Next week could be, then, when I finally get to grips with the American TV schedules. I've hardly watched any since being in the US (unless you count the endless episodes of Dora the Explorer and Wonder Pets imprinted into the back of my brain). It's the usual story - multiply the number of channels and you simpy multiply the level of crap. I can't stand the constant interruption of ad breaks (ironic for someone who has been known to make a living out of writing about advertising). And I can count on one hand the number of American TV shows I follow.
But the shows that I do like, I like enough to want to follow properly. And when I have tried to follow repeats of any programme I might like, I've been baffled.

There I was, nearly at the end of last season's Gray's, when the schedulers, for reasons unknown, decided halfway through August to rewind the series to about Episode 2. And then screen all the others in double episodes on seemingly random nights, so now we are back to where we were just before the new series kicks off. It's baffling; so are Dr. McDreamy and Moody Meredith engaged or rowing? Is Izzy dying of brain cancer or fine? Perhaps the fact that the acting doesn't seem to reveal such things suggests that I'd better stop watching....

I also get the feeling that many of these series have now, as they say, 'jumped the shark' - run out of steam, adopted ludicrous storylines and become totally un-watchable. Desperate Housewives was dreaming up increasingly desperate plotlines when I last saw it; Lost (which is finally going to end next year) lost me years ago. And American networks don't seem to know when to stop - unlike the Brits, who pull the plug early on in the fear that viewers will get bored, and then try to flog the dead horse with increasingly rubbish Christmas specials. I used to love ER, but when every single member of the original cast has left, isn't it time to move on?

Nevertheless, when American TV is good, it's really good. So I'll be on the the lookout for the new ER, Mad Men or Friends, and will let my Brit friends all know if I find the meantime, if any fellow expats have tips on quality US fare, let me know.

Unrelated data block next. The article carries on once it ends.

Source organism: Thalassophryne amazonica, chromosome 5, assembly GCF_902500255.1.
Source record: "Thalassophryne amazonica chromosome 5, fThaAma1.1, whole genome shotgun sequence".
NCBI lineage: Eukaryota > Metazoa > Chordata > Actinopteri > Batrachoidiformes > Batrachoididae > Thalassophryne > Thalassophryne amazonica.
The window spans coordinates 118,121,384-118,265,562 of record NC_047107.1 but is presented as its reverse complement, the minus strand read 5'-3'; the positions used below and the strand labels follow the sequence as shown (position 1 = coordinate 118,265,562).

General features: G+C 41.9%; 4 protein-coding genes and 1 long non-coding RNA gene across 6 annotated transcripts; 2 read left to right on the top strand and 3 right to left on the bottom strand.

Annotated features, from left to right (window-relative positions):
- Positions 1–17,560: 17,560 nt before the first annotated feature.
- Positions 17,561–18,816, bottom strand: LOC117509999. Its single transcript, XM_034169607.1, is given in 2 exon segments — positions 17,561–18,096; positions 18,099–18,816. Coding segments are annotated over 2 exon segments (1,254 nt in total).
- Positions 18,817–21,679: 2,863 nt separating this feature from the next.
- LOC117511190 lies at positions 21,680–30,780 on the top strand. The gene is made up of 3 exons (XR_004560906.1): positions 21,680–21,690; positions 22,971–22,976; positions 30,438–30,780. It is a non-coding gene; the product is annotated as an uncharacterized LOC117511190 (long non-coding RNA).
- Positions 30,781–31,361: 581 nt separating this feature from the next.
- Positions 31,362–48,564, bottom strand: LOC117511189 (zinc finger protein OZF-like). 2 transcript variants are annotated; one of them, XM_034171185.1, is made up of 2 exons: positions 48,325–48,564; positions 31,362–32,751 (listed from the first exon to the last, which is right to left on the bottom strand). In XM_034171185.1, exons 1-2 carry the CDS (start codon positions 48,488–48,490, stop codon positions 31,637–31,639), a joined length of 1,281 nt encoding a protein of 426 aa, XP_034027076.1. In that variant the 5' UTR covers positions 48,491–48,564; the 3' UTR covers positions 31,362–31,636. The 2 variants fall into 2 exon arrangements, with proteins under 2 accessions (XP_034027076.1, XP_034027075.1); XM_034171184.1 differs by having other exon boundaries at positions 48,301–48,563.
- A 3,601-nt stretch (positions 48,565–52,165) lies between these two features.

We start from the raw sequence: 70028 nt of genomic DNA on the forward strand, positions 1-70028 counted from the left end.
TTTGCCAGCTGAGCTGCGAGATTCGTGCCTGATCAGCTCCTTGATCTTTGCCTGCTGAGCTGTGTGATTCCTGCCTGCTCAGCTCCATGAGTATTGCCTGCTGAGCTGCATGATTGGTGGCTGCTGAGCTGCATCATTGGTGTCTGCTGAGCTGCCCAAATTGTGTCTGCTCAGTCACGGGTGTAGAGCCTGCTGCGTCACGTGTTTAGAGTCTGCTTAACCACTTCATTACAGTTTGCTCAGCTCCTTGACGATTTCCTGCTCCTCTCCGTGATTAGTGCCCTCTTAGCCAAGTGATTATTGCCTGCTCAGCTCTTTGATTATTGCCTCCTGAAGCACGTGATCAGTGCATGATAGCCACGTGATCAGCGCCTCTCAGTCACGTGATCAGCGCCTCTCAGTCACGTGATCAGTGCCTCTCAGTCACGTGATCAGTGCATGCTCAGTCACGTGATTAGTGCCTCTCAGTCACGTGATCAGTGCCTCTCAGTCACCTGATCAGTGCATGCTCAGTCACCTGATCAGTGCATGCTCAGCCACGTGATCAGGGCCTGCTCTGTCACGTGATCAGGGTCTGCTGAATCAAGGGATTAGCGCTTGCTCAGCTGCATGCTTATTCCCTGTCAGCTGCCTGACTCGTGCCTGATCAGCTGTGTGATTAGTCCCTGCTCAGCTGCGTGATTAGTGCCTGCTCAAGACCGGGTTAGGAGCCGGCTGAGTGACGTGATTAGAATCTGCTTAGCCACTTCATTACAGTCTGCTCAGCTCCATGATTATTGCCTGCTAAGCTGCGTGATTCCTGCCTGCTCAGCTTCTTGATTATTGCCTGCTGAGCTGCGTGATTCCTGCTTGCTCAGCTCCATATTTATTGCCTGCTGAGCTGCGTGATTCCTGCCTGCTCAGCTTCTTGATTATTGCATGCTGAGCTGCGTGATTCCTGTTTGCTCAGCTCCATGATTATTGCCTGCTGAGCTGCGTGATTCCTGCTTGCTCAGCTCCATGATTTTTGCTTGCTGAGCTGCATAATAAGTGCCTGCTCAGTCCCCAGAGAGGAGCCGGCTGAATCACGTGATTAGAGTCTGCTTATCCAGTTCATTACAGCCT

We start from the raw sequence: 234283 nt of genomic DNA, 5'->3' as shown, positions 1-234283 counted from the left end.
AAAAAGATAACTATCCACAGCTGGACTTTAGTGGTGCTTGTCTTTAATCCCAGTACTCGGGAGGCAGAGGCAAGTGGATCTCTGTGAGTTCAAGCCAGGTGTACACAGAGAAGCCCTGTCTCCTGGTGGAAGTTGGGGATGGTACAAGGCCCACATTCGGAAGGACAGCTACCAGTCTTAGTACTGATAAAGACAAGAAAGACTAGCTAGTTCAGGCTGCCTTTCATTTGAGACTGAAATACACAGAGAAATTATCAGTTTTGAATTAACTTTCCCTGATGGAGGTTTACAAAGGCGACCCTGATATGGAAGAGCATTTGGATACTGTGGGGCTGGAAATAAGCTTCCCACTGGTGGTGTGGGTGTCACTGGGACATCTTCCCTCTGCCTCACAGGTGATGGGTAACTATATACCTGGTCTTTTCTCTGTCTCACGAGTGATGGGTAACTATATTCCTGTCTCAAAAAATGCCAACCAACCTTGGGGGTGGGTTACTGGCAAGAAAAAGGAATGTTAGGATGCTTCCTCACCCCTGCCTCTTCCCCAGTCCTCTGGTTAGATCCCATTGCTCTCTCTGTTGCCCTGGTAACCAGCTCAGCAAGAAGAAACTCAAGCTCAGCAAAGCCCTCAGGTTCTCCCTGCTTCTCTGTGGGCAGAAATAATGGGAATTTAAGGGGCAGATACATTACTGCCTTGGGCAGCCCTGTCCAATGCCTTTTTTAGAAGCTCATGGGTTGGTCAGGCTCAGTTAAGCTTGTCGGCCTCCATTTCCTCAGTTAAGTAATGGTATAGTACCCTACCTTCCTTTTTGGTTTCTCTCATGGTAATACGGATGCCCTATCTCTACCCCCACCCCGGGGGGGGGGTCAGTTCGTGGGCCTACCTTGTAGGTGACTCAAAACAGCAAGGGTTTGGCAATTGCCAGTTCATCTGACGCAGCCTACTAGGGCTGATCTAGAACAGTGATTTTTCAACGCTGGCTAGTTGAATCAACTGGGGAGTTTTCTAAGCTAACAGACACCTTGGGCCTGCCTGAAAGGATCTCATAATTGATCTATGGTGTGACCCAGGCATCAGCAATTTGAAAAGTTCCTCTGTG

Thursday 3 September 2009

Dodge-y dealings

Our motoring shenanigans continue.

We now officially own the ageing Dodge - and it may well end up being our only car. Despite The Doctor now having his New York licence, insurance firms still classify him as a 'new driver'. This makes the premium ridiculous - and insuring two cars pretty well financially out of the question. This wasn't quite the plan - we had thought the Dodge, with its squeaky brakes, crap steering lock and attractive dent in its backside, would be his car, simply for getting to and from work, while I'd nip about town and take the boys to nursery in the likes of a Mini. But for now, it's the Dodge for me, and the train and walking for him, which is fine for summer, but might not be so fine in the depths of winter, as most of the 25 minute walk is down a rather bleak four lane highway. Oh well. At least we can take comfort in the fact that we are not doubly harming the environment.

In the US, when you buy a new car, you are required to put on new number plates. (Don't ask me why - you just do.) Then, the previous owner has to take the old plates back to the Department for Motor Vehicles. All part of the glorious hassle that seems to go with car ownership here.

But perhaps it's because personalised number plates seem to be very much in vogue here. One of the particularly choice ones I've seen in the town has the registration 'DADLUVSME'. But that's not a patch on the one I've seen frequently that has the plate 'MUTHAPUCKR'. (And, as if to explain, on the back, a sticker that says 'Proud to be a Hockey Mom'.)

I wouldn't dream of a personalised number plate (I'm far too British and proper) but I guess it might make it easier to remember your car's registration, something I've always found tricky. In London, I used to remember our car's registration as 'Elvis' - the first three letters being 'LVS'.

Anyway, after The Doctor had come home from work and spent a happy half hour hammering away and affixing new plates, we stood back and looked at them. Then we looked at each other. The first three letters are EVL.

A bad omen?